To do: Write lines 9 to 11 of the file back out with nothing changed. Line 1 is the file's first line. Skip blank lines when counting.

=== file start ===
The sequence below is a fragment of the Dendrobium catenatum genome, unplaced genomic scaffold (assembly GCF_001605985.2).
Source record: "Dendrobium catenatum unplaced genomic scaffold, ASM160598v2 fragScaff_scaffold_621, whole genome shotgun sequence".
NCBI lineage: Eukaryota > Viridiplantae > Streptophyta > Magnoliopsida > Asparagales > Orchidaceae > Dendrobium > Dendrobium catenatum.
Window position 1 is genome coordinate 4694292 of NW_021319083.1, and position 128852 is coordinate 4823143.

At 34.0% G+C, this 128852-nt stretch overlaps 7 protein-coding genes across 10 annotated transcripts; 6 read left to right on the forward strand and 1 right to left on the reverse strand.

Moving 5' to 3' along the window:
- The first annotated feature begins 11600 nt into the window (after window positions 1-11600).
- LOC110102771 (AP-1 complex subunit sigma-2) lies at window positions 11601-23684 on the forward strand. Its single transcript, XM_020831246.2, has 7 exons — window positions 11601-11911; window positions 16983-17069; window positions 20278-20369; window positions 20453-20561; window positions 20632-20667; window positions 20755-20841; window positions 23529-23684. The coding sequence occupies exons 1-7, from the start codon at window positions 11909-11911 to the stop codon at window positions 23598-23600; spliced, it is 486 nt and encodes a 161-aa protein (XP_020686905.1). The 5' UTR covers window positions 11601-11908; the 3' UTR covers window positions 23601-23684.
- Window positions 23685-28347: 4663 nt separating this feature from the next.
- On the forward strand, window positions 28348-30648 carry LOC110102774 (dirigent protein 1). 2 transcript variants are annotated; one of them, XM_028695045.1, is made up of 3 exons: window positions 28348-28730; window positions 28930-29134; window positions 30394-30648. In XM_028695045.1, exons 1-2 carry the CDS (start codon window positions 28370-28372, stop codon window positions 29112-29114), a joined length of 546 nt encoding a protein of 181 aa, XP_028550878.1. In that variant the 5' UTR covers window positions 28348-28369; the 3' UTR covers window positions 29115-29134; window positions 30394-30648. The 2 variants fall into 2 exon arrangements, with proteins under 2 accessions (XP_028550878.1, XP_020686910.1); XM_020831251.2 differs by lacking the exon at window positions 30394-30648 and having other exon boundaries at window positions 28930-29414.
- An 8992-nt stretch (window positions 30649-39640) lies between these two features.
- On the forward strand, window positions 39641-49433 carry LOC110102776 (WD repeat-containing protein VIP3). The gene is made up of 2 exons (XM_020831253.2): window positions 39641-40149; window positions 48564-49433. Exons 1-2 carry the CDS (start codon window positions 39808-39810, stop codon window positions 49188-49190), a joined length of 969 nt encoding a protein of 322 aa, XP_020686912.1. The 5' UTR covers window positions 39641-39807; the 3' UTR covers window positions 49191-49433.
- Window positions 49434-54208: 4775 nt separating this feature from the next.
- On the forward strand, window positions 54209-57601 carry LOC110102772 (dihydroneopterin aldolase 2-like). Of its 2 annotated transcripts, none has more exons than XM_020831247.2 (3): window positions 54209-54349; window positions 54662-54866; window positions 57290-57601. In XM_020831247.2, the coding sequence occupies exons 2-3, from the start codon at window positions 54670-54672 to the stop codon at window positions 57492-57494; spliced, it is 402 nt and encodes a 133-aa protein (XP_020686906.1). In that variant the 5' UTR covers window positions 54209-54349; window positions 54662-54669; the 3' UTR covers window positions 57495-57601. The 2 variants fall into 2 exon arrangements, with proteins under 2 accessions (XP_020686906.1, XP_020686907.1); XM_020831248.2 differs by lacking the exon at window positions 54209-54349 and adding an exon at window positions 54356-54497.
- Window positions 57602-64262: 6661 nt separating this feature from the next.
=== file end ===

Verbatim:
- Window positions 23685-28347: 4663 nt separating this feature from the next.
- On the forward strand, window positions 28348-30648 carry LOC110102774 (dirigent protein 1). 2 transcript variants are annotated; one of them, XM_028695045.1, is made up of 3 exons: window positions 28348-28730; window positions 28930-29134; window positions 30394-30648. In XM_028695045.1, exons 1-2 carry the CDS (start codon window positions 28370-28372, stop codon window positions 29112-29114), a joined length of 546 nt encoding a protein of 181 aa, XP_028550878.1. In that variant the 5' UTR covers window positions 28348-28369; the 3' UTR covers window positions 29115-29134; window positions 30394-30648. The 2 variants fall into 2 exon arrangements, with proteins under 2 accessions (XP_028550878.1, XP_020686910.1); XM_020831251.2 differs by lacking the exon at window positions 30394-30648 and having other exon boundaries at window positions 28930-29414.
- An 8992-nt stretch (window positions 30649-39640) lies between these two features.